I’ve gotten some criticism about the lack of updates lately. So here you go, all you complainers. This is a picture I took last December while in San Francisco, my first visit. I spent a couple of days doing the tourist thing. I was really impressed by the public transportation (it doesn’t take much to impress me). The BART was efficient and easy to use. And even though, the cable cars are totally inefficient and very dangerous, they are such icons that it is worth risking one’s life to take a ride on one.
The “Floating Shrine” of Itsukushima is located outside of Hiroshima, Japan on the island of Miyajima. For some reason I didn’t record my visit to the island in the journal I kept during my 2002 trip to Japan. The thing I remember most about the island was the distinct lack of monkeys.
Both my guidebook and local tourist brochures promised that there were rambunctious monkeys roaming freely on the island. Most of my previous experience with monkeys has been limited to visiting the zoo, so the idea of an entire island full of wild primates was exciting. I arrived on the island via ferry, visited the quiet town and beautiful shrine, and then hiked up the mountain to where the monkeys lived. I don’t remember how long it took me to climb the 530 meter Mt. Misen but it wasn’t easy.
As I neared the summit I began to see signs illustrating the rules and regulations when dealing with the monkeys. One warned, “We do not like to be stared at our eyes. If you do so, we are not responsible for what will happen.” (Scroll down on this link to see photos of the signs.) Not only was I going to see some monkeys but potentially dangerous ones, I was excited. I put my bag into a locker as recommended by the park officials and then scouted around hoping to spot some monkeys. But alas, I didn’t see a single monkey. I don’t now if it was the wrong time of year or if all the monkeys were on their lunch break, but there were no monkeys to be found. As I hiked back down the mountain I felt like the victim of some sort of monkey conspiracy.
In September 2002, I was on a train in western China, a month into my six month around-the-world trek. I had left home with more than little apprehension about my security as an American traveling overseas. It turned out to be a great trip; I met some fantastic people, both locals and fellow travelers. Here is what I wrote at the time:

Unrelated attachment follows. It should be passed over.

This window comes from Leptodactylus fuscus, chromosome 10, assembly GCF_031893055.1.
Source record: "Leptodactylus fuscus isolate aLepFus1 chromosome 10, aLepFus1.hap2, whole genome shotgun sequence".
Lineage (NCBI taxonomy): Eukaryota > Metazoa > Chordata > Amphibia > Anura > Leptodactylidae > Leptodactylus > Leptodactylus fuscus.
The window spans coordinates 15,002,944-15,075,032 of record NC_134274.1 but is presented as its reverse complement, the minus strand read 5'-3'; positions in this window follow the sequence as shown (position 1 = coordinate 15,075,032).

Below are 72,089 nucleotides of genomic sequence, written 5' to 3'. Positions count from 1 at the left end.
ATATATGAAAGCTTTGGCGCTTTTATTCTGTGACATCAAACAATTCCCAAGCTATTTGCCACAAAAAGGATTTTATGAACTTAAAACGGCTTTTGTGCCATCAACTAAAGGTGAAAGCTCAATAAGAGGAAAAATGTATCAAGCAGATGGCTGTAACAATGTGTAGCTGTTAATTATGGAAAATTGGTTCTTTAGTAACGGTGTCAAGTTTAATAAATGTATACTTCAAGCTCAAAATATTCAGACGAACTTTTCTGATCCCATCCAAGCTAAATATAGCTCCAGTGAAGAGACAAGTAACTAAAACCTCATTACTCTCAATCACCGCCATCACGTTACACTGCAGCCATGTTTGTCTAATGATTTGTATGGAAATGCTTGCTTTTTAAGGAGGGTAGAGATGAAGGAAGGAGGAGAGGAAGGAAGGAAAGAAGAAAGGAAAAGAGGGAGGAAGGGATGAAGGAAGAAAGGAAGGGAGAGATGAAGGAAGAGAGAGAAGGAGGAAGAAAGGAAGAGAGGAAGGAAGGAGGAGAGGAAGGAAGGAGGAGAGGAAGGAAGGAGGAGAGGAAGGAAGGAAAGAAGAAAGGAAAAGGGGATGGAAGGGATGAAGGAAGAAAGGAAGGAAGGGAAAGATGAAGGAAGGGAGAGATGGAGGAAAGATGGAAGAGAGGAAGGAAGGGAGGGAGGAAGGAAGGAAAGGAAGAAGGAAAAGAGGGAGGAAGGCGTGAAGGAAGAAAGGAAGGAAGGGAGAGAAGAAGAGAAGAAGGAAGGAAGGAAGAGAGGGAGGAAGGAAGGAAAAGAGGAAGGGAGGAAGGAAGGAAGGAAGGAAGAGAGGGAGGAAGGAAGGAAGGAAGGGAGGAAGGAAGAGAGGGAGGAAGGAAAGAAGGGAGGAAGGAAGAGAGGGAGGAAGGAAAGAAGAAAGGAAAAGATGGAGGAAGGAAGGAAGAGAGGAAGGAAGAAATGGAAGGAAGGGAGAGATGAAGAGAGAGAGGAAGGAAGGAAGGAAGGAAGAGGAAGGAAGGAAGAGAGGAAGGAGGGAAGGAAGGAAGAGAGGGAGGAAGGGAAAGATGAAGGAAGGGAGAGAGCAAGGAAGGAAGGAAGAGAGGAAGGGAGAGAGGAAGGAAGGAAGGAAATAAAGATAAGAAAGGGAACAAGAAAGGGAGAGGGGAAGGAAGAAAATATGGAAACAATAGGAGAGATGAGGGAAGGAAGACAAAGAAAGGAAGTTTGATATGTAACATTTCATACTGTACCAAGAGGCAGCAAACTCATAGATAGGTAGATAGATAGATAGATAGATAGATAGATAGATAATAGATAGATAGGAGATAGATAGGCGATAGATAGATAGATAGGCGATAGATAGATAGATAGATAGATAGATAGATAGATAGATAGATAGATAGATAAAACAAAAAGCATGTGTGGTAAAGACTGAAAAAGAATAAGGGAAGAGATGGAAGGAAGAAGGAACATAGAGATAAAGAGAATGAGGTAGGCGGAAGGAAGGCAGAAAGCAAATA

“Sept 10, 2002. I had a lot I wanted to write about Kashgar but I was too busy enjoying it. The Sunday bazaar was really incredible, especially the livestock market. 2000 yuan (~$250) for a horse, 800 yuan for a mule. I met up with a French couple I had run into in Turfan. We went to the bazaar together and spent some time at the Caravan Café over coffee. We left Kashgar on the same train, unfortunately they could only get hard seats. I helped them upgrade on the train, what a hassle.
I would like to return to Kashgar someday and see Karakul Lake and possibly Tashkurgan. Maybe a trip through Pakistan? As the train pulled out from Kashgar there were a lot of tears; a young Uyghur girl saying goodbye to her grandmother, and a Chinese woman waving to her boyfriend on the platform.”
I took this picture last year. My friend Rick helped with the cropping.
I took this photo during my brief stay in Almaty, Kazakhstan. I can’t say that I recommend Almaty as a travel destination. A couple of journal entries from my trip may help to explain why:
“Aug. 25, 2002. I stepped off the train several hours ago but I feel as though I am still moving. The four day trip from Moscow will do this to you. A family from the train shared a taxi with me and I got to the hotel without any problems. The guidebook was right when it said the staff was unfriendly, rarely have I seen a surlier bunch.